Hot copy: Stories that caught our eye this week from around the sector

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Crunch time for sport stars’ data

The Mail+ revealed this week that former Cardiff City manager Russell Slade is leading a £500m lawsuit against the gambling industry relating to the use of professional athletes’ data.

Since joining Stevenage as a managerial consultant in 2020, Slade has devoted his time to the cause, the article said, in a mission to ensure footballers and other athletes can regain control of the data routinely collected on them to measure and improve performance.

That data, he alleges, is too often sold on without prior consent, usually ending up in the hands of sports betting operators who use it to improve their statistical analysis and odds making.

“People are making millions out of these footballers who have rights under UK legislation,” Slade told The Mail+. “Companies are abusing these rights and players need to get back control. We think we have a strong case.”

According to the article, under existing UK data protection law the personal data collected on athletes belongs to them as individuals and not to the companies collecting it.

However, companies licensed by the Premier League, English Football League and Scottish Premiership are invited by clubs to install various devices to collect information on players’ performance, and some are accused of selling it on without consent.

Slade and his partners at Global Sports Data and Technology (GSDT) say they have tracked data passed through as many as nine companies, and that usually it ends up somewhere within the gambling industry.

This feeds into an industry processing data on a gargantuan, “Googlesque” scale, the article claims, with GSDT data expert Jason Dunlop stating: “One betting company will have more data scientists than the whole of the Premier League.”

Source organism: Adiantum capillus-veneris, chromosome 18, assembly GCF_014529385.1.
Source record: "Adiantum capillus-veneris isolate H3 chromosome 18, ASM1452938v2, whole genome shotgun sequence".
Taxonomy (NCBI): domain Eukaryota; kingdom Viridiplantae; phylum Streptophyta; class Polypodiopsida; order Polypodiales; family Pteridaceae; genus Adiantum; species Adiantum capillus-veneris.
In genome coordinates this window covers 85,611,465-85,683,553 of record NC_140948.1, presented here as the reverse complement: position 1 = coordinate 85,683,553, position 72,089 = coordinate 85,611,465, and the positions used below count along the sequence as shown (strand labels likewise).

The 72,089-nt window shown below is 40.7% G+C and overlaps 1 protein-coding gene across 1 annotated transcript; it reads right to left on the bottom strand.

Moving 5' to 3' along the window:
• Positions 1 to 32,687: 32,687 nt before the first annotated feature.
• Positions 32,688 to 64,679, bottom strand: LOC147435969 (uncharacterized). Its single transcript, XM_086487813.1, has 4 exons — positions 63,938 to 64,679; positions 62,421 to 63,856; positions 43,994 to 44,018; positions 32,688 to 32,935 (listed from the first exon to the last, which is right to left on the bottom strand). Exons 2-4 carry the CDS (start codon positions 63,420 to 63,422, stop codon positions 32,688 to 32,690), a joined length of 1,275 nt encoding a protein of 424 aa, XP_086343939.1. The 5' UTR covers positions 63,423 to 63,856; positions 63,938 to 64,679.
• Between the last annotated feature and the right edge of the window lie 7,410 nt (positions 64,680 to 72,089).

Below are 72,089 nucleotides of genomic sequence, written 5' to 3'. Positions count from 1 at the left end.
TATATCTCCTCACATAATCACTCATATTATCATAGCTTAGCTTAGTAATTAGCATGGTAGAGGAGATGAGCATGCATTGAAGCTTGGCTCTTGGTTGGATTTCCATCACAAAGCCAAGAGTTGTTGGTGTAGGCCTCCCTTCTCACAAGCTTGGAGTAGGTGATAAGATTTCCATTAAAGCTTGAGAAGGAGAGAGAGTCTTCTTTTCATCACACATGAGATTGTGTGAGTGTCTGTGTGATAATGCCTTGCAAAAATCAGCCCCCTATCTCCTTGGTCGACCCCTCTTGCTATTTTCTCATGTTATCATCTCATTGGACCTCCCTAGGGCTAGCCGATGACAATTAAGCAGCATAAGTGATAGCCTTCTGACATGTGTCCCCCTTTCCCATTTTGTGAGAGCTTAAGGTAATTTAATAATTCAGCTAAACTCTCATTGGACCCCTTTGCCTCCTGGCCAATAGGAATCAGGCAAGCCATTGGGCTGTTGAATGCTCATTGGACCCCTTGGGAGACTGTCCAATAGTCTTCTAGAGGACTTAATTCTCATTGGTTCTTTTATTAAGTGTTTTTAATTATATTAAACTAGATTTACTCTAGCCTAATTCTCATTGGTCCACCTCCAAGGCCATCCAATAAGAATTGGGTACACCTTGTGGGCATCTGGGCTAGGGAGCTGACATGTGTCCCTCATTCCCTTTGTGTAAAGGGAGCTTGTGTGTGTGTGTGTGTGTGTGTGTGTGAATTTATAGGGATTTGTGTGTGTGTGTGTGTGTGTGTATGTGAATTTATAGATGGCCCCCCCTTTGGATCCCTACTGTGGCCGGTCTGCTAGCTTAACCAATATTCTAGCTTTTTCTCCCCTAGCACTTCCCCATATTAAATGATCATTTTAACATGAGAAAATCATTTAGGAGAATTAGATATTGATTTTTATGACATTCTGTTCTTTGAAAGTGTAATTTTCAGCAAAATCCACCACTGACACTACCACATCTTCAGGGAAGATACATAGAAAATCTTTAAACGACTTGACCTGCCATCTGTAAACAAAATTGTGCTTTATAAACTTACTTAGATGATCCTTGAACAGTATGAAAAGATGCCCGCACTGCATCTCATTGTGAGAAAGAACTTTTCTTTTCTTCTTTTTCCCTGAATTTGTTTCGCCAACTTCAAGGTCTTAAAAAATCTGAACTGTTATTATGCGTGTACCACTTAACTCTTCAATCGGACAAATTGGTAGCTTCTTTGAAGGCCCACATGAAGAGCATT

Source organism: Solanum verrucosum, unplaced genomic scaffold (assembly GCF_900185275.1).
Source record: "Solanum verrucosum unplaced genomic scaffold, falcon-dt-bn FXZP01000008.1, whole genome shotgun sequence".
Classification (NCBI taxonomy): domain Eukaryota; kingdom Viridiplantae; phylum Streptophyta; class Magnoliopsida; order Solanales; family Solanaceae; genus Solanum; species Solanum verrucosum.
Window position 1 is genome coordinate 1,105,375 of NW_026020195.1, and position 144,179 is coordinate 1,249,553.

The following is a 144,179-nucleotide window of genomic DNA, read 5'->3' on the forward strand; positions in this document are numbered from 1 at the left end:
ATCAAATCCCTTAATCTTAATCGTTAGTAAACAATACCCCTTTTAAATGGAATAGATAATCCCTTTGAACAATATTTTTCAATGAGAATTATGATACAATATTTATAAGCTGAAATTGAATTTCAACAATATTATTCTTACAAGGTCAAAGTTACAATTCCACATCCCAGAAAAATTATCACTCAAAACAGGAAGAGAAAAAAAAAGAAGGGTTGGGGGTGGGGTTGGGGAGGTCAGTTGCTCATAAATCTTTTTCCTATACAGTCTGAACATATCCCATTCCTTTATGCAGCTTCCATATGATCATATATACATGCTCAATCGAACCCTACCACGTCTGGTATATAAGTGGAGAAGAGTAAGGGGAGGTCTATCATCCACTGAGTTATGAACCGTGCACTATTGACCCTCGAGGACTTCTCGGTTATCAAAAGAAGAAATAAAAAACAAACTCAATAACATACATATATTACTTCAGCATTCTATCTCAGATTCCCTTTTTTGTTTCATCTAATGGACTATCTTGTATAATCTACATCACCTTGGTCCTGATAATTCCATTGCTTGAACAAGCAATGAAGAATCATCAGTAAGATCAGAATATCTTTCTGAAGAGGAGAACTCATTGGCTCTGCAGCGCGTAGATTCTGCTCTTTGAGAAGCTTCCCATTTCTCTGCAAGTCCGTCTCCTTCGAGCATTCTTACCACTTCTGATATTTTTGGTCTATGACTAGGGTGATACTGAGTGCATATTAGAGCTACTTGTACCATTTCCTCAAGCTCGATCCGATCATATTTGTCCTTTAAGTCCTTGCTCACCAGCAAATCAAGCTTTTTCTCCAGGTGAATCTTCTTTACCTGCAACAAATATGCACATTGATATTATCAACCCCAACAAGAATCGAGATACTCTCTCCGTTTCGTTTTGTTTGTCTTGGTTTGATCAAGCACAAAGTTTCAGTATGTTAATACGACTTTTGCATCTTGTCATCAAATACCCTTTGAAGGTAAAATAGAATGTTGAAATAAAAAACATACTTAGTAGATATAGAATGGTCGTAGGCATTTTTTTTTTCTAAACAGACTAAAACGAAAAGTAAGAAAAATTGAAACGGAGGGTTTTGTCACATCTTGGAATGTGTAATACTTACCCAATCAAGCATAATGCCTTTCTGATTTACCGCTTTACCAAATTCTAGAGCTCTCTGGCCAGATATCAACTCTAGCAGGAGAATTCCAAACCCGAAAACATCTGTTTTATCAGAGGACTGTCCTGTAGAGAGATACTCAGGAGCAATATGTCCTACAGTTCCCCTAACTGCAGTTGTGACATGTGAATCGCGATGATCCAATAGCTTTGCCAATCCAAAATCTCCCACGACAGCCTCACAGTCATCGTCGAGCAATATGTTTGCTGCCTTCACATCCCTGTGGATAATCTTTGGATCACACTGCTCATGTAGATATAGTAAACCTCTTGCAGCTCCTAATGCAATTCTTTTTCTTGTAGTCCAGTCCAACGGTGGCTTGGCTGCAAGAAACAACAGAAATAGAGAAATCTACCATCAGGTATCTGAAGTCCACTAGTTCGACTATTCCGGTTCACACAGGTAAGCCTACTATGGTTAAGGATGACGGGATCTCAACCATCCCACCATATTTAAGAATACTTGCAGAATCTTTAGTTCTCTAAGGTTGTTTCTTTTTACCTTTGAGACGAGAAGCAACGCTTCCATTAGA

Slade’s lawsuit is now gathering momentum, with sports stars across many disciplines objecting to the sale of their personal data in this way. 

The sale of data can even have an impact across the rest of their careers, drifting into the area of scouting where data analysis is becoming increasingly important.

“It could be the difference between a player getting a big move or not,” Slade claimed.

Looking to the future, this case could be a turning point for the sports data industry. If Slade and his supporters are victorious, many companies may have to cease selling personal athlete data to others – or at least, give the athletes their fair fraction of the action.

Gambling tips from a little birdie

ESPN published a feature exploring the sometimes murky world of Gambling Twitter, “an intense battleground, full of bettors, bookmakers, con artists and trolls” according to author David Purdum.

While bettors and bookmakers “lob pot shots” at each other, con artists promising inside information whisper from behind anonymous accounts to take advantage of the gullible, while trolls wait in the wings to hurl abuse at anyone they see as inferior (everyone).

And this could just be the beginning. “People absolutely love it,” Purdum wrote, and as the stratospheric rise of regulated sports betting continues apace across North America, the prevalence of Gambling Twitter is just getting stronger.

According to Twitter, the top hashtag included in sports betting tweets about the Super Bowl in February was #GamblingTwitter – a familiar sight to any punting enthusiasts or figures within the industry who use the social networking site.

“Hashtag Gambling Twitter is a thing,” Mike Dupree, director of media and entertainment for Twitter, told ESPN. “I don’t think we can trademark it, but it is certainly something that has its own identity and community, which has been awesome to see.”